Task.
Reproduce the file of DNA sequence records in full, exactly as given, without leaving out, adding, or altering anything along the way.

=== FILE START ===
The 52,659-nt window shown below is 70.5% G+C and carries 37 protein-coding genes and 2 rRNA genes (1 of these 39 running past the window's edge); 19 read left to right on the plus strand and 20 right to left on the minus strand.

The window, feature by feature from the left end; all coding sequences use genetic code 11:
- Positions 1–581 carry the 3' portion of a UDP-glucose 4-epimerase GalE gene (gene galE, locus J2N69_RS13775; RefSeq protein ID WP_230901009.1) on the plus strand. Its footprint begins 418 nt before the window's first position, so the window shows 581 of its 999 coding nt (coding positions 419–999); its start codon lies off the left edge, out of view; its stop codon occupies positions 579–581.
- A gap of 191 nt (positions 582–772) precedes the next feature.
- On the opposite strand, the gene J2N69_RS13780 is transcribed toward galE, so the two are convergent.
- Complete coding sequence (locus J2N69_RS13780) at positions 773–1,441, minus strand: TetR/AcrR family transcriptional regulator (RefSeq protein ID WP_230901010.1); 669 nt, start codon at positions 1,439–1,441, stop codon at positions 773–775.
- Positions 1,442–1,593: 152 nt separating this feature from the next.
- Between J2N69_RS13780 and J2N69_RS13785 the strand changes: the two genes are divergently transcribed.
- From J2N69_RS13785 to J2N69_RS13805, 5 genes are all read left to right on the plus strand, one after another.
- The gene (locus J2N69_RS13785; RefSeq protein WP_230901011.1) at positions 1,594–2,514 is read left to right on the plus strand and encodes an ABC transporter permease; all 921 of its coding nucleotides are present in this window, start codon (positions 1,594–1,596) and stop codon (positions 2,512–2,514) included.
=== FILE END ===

The 52,659-nt window shown below is 70.5% G+C and carries 37 protein-coding genes and 2 rRNA genes (1 of these 39 running past the window's edge); 19 read left to right on the plus strand and 20 right to left on the minus strand.

The window, feature by feature from the left end; all coding sequences use genetic code 11:
- Positions 1–581 carry the 3' portion of a UDP-glucose 4-epimerase GalE gene (gene galE, locus J2N69_RS13775; RefSeq protein ID WP_230901009.1) on the plus strand. Its footprint begins 418 nt before the window's first position, so the window shows 581 of its 999 coding nt (coding positions 419–999); its start codon lies off the left edge, out of view; its stop codon occupies positions 579–581.
- A gap of 191 nt (positions 582–772) precedes the next feature.
- On the opposite strand, the gene J2N69_RS13780 is transcribed toward galE, so the two are convergent.
- Complete coding sequence (locus J2N69_RS13780) at positions 773–1,441, minus strand: TetR/AcrR family transcriptional regulator (RefSeq protein ID WP_230901010.1); 669 nt, start codon at positions 1,439–1,441, stop codon at positions 773–775.
- Positions 1,442–1,593: 152 nt separating this feature from the next.
- Between J2N69_RS13780 and J2N69_RS13785 the strand changes: the two genes are divergently transcribed.
- From J2N69_RS13785 to J2N69_RS13805, 5 genes are all read left to right on the plus strand, one after another.
- The gene (locus J2N69_RS13785; RefSeq protein WP_230901011.1) at positions 1,594–2,514 is read left to right on the plus strand and encodes an ABC transporter permease; all 921 of its coding nucleotides are present in this window, start codon (positions 1,594–1,596) and stop codon (positions 2,512–2,514) included.